Bryan Cox can be harsh.
The Falcons defensive line coach doesn’t mince words. He uses colorful language when breaking down a player’s performance. He doesn’t spare the veteran or the rookie if he sees something he doesn’t like. He urges his players to impose their will – after they tell an opponent just what they are about to do. He has told players they better fight rather than accept a cheap shot.
Through it all, his mantra is quite simple: Listen to the message, not the tone.
“For me, I just try to be honest with them because when I played I couldn’t stand a coach to smile to my face and then go upstairs and talk bad about me,” Cox said. “So, I try to be direct with them. I try to be honest with them. I tell them here is what we are dealing with. The guys are good because I don’t mind confrontation. If someone were to say something with the way I talk to them, we can hash it out. At the end of the day, they’ve got to know that you love them, that you care about them and that you are trying to get them to be the best that they can. Then they accept it. When they accept it, that is when you start seeing the relationship, the plays and the group comes together as a whole.”
Defensive coordinator Mike Nolan puts it this way: “There is no beating around the bush with Bryan.”
Cox came to the Falcons this season after eight years with the Buccaneers, Jets, Browns and Dolphins working mostly as a pass rush specialist. The Falcons have placed a lot of emphasis on the defensive line during the offseason. The rebuilt unit will certainly be under heavy scrutiny as the Falcons look to rebound from a 4-12 season.
Cox couldn’t care less.
“You don’t worry about that,” Cox said. “Outside influences should not matter. At the end of the day, you should want to go out there and do the best possible job that you can for yourself, the name you wear on the back of your jersey; your family, who I’m sure have sacrificed a lot for you to get to this point; your teammates that play next to you, your brethren. The outside influences, the people that don’t know what goes on day to day, should not play into your role. You want to do well for the fans of the Atlanta community, obviously, but you’ve first got to start from within and work your way out.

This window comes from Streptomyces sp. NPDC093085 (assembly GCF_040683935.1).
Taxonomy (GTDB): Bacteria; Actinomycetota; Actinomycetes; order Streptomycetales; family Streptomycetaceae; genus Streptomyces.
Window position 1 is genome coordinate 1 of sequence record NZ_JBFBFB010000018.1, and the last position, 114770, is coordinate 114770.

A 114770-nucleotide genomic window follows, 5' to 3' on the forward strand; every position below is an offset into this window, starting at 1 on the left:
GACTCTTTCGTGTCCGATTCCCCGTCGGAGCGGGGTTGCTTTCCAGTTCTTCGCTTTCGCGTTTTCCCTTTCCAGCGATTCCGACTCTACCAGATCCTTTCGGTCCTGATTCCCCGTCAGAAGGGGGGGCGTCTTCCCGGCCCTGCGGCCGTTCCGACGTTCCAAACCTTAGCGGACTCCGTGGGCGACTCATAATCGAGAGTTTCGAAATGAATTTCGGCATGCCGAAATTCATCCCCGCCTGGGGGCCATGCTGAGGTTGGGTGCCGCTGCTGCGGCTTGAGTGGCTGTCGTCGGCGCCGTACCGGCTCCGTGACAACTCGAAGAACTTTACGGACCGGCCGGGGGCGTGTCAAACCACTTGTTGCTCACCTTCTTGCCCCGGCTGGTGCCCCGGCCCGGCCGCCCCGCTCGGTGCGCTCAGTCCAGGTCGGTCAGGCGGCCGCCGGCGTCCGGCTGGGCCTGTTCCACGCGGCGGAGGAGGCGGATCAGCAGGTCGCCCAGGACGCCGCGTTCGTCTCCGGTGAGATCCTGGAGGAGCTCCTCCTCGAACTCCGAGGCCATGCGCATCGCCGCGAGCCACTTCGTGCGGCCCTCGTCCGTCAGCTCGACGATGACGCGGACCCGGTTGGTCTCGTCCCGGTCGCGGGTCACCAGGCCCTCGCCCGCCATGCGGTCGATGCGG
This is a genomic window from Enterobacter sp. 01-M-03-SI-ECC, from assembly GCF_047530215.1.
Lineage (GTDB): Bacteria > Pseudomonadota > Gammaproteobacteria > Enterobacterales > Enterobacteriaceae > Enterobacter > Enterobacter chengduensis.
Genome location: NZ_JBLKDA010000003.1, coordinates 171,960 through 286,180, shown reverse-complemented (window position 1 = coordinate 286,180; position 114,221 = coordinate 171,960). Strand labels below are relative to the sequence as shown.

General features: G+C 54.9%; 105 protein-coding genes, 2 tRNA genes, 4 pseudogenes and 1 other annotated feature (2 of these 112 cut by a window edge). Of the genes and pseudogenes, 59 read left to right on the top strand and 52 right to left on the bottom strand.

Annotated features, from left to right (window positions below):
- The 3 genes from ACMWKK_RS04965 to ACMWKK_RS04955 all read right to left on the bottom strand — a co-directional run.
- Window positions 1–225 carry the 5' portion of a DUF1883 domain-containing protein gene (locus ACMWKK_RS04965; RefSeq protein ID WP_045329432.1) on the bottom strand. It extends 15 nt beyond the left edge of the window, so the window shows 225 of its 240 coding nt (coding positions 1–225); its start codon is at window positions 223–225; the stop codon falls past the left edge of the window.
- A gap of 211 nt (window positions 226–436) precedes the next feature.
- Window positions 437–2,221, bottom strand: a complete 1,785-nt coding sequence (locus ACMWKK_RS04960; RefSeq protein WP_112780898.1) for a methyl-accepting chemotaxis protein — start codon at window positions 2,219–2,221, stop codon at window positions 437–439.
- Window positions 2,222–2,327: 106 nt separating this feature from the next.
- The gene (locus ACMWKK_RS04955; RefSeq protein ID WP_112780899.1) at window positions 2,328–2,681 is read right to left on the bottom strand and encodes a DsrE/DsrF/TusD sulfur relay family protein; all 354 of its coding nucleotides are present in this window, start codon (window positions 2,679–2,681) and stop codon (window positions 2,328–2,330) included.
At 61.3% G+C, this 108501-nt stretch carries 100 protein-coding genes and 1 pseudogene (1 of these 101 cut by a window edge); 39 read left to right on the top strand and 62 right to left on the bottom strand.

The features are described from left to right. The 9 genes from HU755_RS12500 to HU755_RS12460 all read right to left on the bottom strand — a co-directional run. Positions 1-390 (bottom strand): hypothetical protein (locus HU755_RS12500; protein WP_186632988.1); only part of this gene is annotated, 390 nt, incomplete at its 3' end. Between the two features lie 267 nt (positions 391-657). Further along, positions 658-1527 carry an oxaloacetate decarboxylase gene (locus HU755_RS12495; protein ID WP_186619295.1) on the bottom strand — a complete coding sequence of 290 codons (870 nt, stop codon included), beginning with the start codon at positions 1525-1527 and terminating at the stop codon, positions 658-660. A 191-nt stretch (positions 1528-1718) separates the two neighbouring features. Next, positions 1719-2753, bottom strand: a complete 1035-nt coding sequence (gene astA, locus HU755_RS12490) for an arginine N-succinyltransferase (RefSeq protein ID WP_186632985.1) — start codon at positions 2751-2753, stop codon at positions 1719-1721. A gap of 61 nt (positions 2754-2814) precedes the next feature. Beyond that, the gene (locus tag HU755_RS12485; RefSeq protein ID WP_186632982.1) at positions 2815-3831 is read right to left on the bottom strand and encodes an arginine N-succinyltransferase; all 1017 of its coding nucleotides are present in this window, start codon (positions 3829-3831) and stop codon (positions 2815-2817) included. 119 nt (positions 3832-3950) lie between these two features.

“No one should be harder on you than you are yourself. So, the outside influence and the scrutiny, you can’t get caught up in that. You just have to go about doing your job the best you can.”
Cox said his coaching style comes from 12 years as an NFL linebacker and the numerous lessons he learned along the way. He rattles off the names of those he has worked for – Don Shula, Bill Parcells and Bill Belichick to name a few. He draws on his experience as a team captain through his career, where he dealt with issues on and off the field. Often it was sensitive material but he called them “real life” locker room issues that needed to be dealt with honestly.
During one-on-one drills against the offensive line, a defensive lineman might look back for approval for a perceived good play. He is not always met with a pat on the back. However, there are times for positive reinforcement. It all depends on what role Cox needs to play.
“To be a coach, in my eyes, you have to be a lot of things,” Cox said. “You have to a father figure to some. You have to be a mentor to some. You have to be a big brother to some. You have to be a friend to some. You have to be strong. You have to be stern like a parent. And yet you also have to let them know when they do a good job and when they do well. …
“I just try to be my authentic self and bring who I am and my experiences to the coaching. The players respond to it. They don’t take it personal when I cuss at them. In fact, most of them laugh a lot of the time. When we get in the (film) room they crack on me. For the guy who can only do it but can’t take it, it’s a problem. But I can take it as well as I give it. That is the attraction because I still think like a player.”